The down-convert and delay module 5806 also holds (delays) the input sample for a period of time.

As evident from the filtering transfer functions discussed herein, in order to perform filtering, it is necessary to hold or delay the input signal 5814 by various time units. As just described, the down-convert and delay module 5806 participates in this delaying operation. Therefore, the down-convert and delay module 5806 contributes to both the performance of the frequency selectivity operation 1202, as well as the frequency translation operation 1204. In fact, as apparent from the teachings contained herein, when performing the frequency translation operation 1204, the down-convert and delay module 5806 is also performing at least a portion of the frequency selectivity operation 1202, and vice versa. Thus, according to the invention, performance of the frequency selectivity operation 1202 is integrated with performance of the frequency translation operation 1204. This is further evident in FIG. 58A, which shows the frequency translators 5804 (comprising the down-convert and delay modules 5806) being a part of the filter 5812.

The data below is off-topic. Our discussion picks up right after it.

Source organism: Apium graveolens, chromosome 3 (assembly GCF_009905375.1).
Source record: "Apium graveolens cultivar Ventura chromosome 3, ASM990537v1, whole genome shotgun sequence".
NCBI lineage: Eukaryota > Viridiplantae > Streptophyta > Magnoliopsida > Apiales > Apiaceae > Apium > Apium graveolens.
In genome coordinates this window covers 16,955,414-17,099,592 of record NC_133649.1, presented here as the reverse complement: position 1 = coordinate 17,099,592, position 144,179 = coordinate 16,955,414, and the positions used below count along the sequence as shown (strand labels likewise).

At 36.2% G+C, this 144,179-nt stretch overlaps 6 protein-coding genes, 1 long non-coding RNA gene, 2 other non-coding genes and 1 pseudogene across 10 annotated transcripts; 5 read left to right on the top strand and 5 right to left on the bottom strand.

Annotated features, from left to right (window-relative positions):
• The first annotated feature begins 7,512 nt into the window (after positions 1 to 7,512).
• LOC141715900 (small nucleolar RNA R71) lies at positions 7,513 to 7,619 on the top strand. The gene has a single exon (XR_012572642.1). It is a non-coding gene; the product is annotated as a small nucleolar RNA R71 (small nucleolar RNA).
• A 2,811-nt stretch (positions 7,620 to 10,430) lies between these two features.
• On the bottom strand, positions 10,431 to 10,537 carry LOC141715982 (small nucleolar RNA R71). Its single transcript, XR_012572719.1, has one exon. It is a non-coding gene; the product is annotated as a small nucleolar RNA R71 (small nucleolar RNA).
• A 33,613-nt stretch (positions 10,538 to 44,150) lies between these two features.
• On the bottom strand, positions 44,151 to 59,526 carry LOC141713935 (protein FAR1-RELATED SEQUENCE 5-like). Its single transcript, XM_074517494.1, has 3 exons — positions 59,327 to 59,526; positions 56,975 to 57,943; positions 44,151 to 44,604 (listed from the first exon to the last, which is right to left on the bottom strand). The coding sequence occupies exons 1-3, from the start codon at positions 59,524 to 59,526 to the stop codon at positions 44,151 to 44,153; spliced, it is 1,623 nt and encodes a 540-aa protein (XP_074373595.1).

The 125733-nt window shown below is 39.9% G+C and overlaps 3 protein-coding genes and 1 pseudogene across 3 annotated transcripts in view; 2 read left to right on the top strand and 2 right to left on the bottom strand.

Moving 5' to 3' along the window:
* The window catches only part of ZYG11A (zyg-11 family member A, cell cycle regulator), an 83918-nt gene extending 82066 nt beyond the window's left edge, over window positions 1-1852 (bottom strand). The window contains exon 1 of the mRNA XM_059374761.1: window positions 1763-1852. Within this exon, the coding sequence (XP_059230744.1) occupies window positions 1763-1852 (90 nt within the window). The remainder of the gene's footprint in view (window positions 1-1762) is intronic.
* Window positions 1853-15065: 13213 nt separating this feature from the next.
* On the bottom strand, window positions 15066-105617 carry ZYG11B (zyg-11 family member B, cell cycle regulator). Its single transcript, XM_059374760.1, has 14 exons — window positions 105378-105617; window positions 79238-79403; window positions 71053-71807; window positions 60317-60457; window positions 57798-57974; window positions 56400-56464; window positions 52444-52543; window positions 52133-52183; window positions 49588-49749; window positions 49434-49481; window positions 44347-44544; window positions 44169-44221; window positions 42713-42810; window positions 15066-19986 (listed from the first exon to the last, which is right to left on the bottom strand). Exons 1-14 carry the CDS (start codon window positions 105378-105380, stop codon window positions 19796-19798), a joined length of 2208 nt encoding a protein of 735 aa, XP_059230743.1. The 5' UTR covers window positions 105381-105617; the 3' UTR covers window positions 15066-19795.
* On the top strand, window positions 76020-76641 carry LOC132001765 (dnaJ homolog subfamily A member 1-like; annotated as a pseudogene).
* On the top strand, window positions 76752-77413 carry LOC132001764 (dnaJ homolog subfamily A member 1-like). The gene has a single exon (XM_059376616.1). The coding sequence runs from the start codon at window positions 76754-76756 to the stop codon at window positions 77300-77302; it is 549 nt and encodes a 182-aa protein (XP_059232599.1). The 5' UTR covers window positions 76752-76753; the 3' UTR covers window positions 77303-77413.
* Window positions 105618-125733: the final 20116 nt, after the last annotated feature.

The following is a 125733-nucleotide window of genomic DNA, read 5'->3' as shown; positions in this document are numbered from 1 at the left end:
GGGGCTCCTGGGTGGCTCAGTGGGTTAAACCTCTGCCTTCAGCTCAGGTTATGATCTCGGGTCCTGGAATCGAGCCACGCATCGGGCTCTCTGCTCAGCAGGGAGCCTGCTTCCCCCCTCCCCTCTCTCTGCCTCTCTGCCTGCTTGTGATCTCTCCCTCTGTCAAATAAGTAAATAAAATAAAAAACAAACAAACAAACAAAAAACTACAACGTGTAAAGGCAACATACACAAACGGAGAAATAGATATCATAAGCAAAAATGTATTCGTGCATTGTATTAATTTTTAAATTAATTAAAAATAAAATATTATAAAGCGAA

In the example of FIG. 58A, the down-convert and delay modules 5806 are implemented using a switch and a capacitor. The invention is directed to other embodiments of the down-convert and delay modules 5806. Such other embodiments are described herein, and are further described in pending U.S. application “Method and System for Down-Converting Electromagnetic Signals,” referenced above, as well as the other applications referenced above. Characteristics of the switch and capacitor are also discussed in these applications.

In the example embodiment of FIG. 58A, the control signals have the same frequency but different non-overlapping phases (alternatively, the control signals can be viewed as a single control signal with multiple, non-overlapping phases). The control signals are represented in FIG. 58A as φ1, φ2, . . . φn. An example of the control signals (where n is equal to 3) is shown in FIGS. 59A–59C.